Waatea News Update

News from Waatea 603 AM, Urban Maori radio, first with Maori news

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Location: Auckland, New Zealand

Tuesday, October 27, 2009

ACC privatisation back to bad old days

A Maori lawyer says privatisation of accident compensation will leave many Maori without cover.

Moana Jackson says the Government’s review of whether the ACC’s workers’ account should be opened up to competition is just the latest in a long line of attempts to whittle down the world-leading system.

He says before ACC most Maori couldn’t afford accident insurance and did not have the resources to sue if they were injured at work.

“A large majority of Maori people who were injured in those days were nor covered, got no compensation, spent their lives really ill afterwards because they couldn’t get proper care and so on. Do we want to go back to a situation where a great majority of our people do not get coverage,” Mr Jackson says.


Paraninihi ki Waitotara is having a good year.

The giant incorporation, which manages 18,000 hectares of Taranaki land and produces two million kilograms of milk solids a year, suffered setbacks in recent years from property investments across the Tasman.

But general manager Ranald Gordon says the farming operation is going well, despite the recession and the high kiwi dollar.

He says last year was testing with the drop in payout, but the incorporation is now well ahead of budgets, it has its costs under control and it is just waiting for the weather to improve.

Ranald Gordon says dairy farmers see demand for their products lifting across Asia, increasing hope of an increased pay out.


There's new hope for the one in seven Maori men who suffer from gout.
Otago University researchers say the painful form of arthritis can be beaten once and for all by upping the dose of allopurinol, the main medicine used to treat it.

Rheumatologist Lisa Stamp says by taking allopurinol above the levels recommended by United States regulators, 86 percent of gout sufferers had less uric acid in their blood.

In many cases it led to a complete cure.

She says gout tends to run in families, but there is still a stigma surrounding gout meaning people don’t seek treatment.

Lisa Stamp says while alcohol and fatty food does bring on gout, seafood is also full of uric acid so Maori from whanau who are genetically predisposed to the disease need to be careful about the amount they eat.


Groups involved in spectrum claims plan to meet next month to discuss how Maori can share in the digital dividend coming as frequencies used for analogue television are freed up by the shift to digital transmission.

Mavis Mullins from Te Huarahi Tika Trust says the Maori spectrum trust’s involvement in the establishment of mobile phone company Two Degrees through its Hautaki subsidiary shows how involvement in the area can have benefits for Maori and the country as a whole.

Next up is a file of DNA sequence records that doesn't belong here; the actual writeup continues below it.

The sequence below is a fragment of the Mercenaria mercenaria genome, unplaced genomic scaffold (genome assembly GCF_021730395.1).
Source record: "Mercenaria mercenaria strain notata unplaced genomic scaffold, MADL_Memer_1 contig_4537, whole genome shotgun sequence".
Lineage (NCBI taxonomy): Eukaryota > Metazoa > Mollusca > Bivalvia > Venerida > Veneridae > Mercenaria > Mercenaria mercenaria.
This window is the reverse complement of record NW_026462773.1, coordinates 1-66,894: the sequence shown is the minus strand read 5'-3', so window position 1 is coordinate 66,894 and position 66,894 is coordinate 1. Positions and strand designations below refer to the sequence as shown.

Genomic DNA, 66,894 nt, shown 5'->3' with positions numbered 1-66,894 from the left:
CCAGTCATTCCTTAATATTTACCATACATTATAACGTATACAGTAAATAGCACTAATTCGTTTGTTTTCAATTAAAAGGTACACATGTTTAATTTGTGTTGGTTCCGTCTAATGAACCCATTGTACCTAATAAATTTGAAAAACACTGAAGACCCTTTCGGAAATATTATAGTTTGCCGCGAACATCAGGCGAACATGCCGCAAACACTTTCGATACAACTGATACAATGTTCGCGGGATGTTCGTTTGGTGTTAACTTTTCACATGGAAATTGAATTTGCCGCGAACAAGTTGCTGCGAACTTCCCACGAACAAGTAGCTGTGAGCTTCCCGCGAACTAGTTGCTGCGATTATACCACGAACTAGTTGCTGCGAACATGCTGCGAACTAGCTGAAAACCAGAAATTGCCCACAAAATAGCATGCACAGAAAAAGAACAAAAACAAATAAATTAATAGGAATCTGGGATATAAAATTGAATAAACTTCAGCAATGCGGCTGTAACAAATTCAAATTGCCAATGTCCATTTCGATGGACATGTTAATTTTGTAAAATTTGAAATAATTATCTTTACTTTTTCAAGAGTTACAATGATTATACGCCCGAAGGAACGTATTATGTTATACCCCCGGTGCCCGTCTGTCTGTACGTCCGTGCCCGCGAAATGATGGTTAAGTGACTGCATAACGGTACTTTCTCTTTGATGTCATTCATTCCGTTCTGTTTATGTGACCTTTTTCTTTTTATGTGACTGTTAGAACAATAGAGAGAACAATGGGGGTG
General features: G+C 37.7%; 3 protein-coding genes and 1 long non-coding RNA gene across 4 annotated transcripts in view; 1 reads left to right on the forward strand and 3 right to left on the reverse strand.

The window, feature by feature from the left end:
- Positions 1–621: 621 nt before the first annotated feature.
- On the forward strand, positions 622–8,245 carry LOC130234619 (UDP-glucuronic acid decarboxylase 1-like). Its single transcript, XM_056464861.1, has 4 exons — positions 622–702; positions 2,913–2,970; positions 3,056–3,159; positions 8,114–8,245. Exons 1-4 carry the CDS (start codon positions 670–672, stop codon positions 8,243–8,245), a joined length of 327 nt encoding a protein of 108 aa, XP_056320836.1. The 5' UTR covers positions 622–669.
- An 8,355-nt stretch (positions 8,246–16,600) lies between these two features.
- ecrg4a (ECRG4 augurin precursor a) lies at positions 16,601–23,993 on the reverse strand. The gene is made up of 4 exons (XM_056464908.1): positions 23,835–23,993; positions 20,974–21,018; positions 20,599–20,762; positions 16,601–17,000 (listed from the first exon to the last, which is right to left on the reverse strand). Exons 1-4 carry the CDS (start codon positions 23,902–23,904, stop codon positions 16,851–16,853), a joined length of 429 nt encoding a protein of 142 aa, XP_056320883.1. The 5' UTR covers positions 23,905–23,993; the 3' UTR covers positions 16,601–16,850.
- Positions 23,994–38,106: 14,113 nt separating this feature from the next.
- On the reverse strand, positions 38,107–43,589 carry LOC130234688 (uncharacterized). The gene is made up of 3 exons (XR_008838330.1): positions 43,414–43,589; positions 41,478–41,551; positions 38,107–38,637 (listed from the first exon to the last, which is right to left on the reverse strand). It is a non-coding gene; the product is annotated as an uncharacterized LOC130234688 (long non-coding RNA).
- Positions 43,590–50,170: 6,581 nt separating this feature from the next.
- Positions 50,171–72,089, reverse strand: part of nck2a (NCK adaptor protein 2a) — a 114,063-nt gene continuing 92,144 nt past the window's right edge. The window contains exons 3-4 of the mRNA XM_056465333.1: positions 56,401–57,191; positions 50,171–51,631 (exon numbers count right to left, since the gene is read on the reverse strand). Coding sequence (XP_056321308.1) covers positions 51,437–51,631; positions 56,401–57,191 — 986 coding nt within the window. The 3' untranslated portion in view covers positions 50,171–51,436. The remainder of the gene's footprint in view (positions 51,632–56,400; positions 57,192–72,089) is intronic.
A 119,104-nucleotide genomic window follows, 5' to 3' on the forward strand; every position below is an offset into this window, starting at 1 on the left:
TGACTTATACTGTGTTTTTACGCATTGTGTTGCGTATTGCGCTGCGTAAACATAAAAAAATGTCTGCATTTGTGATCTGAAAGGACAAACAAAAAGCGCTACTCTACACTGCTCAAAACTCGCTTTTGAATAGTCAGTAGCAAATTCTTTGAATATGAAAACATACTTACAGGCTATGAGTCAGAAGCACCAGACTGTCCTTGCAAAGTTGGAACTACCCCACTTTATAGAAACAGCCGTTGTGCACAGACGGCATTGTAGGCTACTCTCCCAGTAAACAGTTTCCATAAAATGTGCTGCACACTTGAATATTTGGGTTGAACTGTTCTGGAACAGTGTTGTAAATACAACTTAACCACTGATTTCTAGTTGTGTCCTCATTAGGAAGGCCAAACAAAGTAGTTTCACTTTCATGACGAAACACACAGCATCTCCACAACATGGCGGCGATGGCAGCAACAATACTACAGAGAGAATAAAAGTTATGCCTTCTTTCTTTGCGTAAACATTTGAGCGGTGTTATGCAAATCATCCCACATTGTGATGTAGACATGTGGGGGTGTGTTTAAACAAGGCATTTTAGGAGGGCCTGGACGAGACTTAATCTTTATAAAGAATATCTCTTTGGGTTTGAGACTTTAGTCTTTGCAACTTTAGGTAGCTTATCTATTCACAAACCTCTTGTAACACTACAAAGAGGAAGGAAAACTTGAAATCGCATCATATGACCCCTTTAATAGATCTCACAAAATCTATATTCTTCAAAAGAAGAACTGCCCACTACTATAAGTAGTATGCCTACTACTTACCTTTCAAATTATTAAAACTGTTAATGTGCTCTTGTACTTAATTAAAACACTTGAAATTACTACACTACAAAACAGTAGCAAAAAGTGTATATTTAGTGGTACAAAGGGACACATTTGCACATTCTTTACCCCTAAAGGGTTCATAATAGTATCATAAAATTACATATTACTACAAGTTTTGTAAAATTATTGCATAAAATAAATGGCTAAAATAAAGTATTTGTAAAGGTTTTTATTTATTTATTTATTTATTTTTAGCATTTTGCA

She says there’s still a lot of opposition to the notion that radio spectrum is covered by the treaty, so a united front is needed.

“Even though Te Huarahi Tika and Hautaki came from a tribunal claim, it’s not actually a settlement of, so it has left perhaps the door open for those original claimants. This is about more than Te Huarahi Tika Trust. This is also about all spectrum and there’s a lot happening in this space right now,” Ms Mullins says.

The hui at Kokiri Marae in Petone on November 5 and 6 has been called by the Maori Council and Nga Kaiwhakapumau o Te Reo Maori, which successfully led the Maori language and broadcasting claims and then negotiated a resolution to the spectrum claim.


A Creative New Zealand board member says the $320,000 a year previously spent maintaining the Toi Iho Maori made mark will go to other Maori artistic activities.

Erima Henare says seven years after it was launched only 230 Maori artists had registered for to use the guarantee of authenticity.

He says Creative New Zealand’s Maori arm, Te Waka Toi is looking for a suitable kaitiaki to maintain the mark, if that’s what the artists want.

But it can’t justify any further spending.

“The $320,000 that had previously been spent on it will go to Te Waka Toi to prioritise into some of the other funding cateories they have, so it will stay iin the Maori arts community,” Mr Henare says.

He says any marae will know how hard it is to raise $320,000 and how far it can be stretched.


Local knowledge gave Taranaki surfers the edge at the Auhi Kore Aotearoa Maori championships over the weekend,

They took home four trophies including the hotly contested open men’s title, which went to Bachelor Tipene of Ngati Ruanui.

Te Kauhoe Wano, the host of Maori Television’s surfing show, says Tipene has come close in past years, and this year has show consistent competition form.

In the women's division, Jessica Santorik of Ngati Raparapa beat defending champion Jayda Martin-Fitzharris of Ngati Porou.

Daniel Procter from Uepohatu took out the longboard division, and 13-year-old Waretini Wano from Te Atiawa picked up the Under 18 title.


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